Board of Supervisors $150,183
Auditor-Controller/Treasurer/Tax Collector] $242,585.04
Assessor $196,491.96
District Attorney $200,439.96
Sheriff/Coroner $216,897.96


Main article: California public pensions

San Bernardino county employees are enrolled in the San Bernardino County Employees Retirement Association (SBCERA) pension fund. SBCERA provides both refundable and non refundable retirement contribution plans.[12]

In July, 2011, following a request through the California Public Records Act, SBCERA released data on all monthly retirement allowances. Initially, SBCERA refused to release the names of county employees receiving over $90,000 annually. Following a court order, SBCERA released all member names.[13]

The released information revealed that 446 retirees currently receive over $100,000 a year in pension benefits. As a whole, the agency pays out more than $278 million a year to 8,800 retired employees.[14]

San Bernardino County Supervisor Janice Rutherford proposed sweeping reforms to county employee pension benefits, including a cap on benefits and restricting the practice of pension spiking. Assembly Bill 340, carried by Sen. Gloria Negrete McLeod, D-Montclair, prohibits county workers from cashing out unused vacation and sick time at the end of their careers. It also prohibits employees from spiking pensions with raises and bonuses awarded at the end of their careers. Last week, the county released a list of 595 county retirees who earn pensions of more than $90,000 a year. Of those retirees, more than 34 percent earn more than $100,000 per year, and 37 percent earn more than $200,000 a year.[15]

To prevent pension spiking, Rutherford proposes that an employee's final compensation be based on a three- to five-year average as opposed to their highest base pay in one year. She is also proposing:[16]

  • limiting pension allowances to no more than 70 percent of pre-retirement salary or a fixed maximum benefit cap. If an employee exceeds the salary cap, then the employee and the county could make additional contributions into a 401(k) type plan.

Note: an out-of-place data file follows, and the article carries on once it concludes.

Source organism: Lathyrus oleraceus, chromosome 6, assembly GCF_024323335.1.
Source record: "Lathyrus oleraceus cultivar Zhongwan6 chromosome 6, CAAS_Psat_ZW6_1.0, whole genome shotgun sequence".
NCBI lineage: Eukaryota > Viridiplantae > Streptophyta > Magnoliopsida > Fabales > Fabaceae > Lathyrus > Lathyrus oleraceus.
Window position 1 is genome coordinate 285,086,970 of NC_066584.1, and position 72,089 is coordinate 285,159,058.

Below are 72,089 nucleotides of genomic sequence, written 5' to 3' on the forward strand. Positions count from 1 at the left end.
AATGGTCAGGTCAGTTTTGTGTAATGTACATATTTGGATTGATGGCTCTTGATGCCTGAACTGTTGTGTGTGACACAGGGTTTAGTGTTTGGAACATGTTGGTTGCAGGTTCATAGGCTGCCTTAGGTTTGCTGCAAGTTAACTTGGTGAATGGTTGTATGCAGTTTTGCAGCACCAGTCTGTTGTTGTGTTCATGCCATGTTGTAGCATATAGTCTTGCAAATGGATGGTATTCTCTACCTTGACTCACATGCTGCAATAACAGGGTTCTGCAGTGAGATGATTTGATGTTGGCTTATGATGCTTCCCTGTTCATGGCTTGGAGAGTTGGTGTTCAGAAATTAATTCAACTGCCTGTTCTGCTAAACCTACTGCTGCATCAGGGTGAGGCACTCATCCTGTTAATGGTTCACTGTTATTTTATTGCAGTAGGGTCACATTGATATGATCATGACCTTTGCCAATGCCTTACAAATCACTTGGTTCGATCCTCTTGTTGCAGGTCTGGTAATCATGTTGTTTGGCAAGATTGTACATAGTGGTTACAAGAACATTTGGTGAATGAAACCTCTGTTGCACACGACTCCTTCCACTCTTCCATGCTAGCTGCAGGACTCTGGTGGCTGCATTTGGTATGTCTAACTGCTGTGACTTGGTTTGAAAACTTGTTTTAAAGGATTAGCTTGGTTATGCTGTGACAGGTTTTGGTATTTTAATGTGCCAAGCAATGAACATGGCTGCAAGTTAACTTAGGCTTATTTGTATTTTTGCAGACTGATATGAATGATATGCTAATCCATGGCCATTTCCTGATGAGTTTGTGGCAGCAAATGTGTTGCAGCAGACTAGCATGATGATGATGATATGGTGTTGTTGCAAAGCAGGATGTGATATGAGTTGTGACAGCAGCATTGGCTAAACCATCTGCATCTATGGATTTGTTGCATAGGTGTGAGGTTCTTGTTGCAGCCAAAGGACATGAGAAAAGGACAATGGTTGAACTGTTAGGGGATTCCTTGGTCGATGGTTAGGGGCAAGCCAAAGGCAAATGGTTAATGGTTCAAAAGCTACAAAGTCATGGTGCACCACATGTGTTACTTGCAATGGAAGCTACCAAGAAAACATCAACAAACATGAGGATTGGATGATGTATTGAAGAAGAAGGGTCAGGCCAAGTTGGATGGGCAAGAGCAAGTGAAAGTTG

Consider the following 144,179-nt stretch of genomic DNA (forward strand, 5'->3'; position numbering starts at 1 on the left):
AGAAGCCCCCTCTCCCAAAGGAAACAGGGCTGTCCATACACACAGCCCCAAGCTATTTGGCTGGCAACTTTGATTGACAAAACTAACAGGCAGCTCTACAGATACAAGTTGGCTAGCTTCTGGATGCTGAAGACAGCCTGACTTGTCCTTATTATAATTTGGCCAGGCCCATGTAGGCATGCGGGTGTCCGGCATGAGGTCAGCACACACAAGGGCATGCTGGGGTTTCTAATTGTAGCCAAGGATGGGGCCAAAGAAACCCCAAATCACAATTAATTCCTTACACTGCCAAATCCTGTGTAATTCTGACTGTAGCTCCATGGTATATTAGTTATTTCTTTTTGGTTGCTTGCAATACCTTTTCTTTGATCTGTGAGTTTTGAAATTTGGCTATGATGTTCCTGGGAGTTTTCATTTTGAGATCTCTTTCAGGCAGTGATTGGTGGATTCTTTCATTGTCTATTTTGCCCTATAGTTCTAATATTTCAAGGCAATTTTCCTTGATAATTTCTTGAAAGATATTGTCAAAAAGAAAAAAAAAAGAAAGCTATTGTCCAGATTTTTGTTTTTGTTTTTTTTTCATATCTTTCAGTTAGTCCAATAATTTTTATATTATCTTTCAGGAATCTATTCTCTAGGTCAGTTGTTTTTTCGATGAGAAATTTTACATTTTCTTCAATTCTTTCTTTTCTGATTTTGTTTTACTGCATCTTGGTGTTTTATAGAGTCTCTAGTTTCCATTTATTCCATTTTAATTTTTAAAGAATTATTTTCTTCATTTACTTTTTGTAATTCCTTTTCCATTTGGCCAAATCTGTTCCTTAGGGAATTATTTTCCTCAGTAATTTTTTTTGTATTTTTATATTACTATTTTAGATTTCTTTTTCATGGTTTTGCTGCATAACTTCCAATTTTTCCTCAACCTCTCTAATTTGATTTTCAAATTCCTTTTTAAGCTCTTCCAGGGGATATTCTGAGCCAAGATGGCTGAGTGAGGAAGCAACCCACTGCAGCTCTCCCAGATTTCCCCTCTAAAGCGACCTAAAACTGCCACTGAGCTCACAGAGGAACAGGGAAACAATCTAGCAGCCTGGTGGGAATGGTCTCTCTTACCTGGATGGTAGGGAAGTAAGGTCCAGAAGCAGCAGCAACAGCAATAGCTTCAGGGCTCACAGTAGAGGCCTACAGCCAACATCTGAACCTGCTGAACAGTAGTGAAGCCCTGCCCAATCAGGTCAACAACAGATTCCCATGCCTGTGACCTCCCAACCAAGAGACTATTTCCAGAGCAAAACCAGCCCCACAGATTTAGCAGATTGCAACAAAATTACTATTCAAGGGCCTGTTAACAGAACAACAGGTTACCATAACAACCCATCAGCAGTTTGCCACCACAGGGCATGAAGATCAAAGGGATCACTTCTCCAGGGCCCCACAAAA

• Voter approval for any benefit increases, similar to ballot measures adopted in Riverside and Orange counties.
  • Increasing eligibility age to keep pace with life expectancy trends and to discourage early retirement of productive employees.
  • Further limit post-retirement employment by cutting the amount of hours retirees can work for the county while still receiving pension benefits, known as double dipping.
  • Establish a hybrid retirement system like the one available to federal employees, which would include a mixture of a defined-benefit plan and a 401(k) plan.
  • Eliminate the ability to purchase additional retirement credits.


Main article: California government sector lobbying

In 2010, San Bernardino County spent $144,000 lobbying the federal government, with the lobbying firm Potomac Partners.[17]

For 2007 and 2008, San Bernardino County spent a total of $1,312,482 on lobbying the California legislature.[18]

Subsidiary Amount
San Bernadino County Sheriff's Department $313,625
San Bernardino County $998,857

Transparency & public records

County clears requests with unions

Starting in 2008, San Bernardino County officials adopted the procedure of notifying two unions--the San Bernardino Public Employees Association (SBPEA) and the San Bernardino County Safety Employees Benefit Association--when the county is preparing to release information requested under the California Public Records Act that deals with county employees.

In December 2007, a local newspaper (The Sun and Daily Bulletin) published a database on its website of the names, positions and salaries of every public employee working for the county.

This prompted an outcry from the unions, and the newspaper subsequently removed the names of the employees from the website, but left information up about positions and salaries.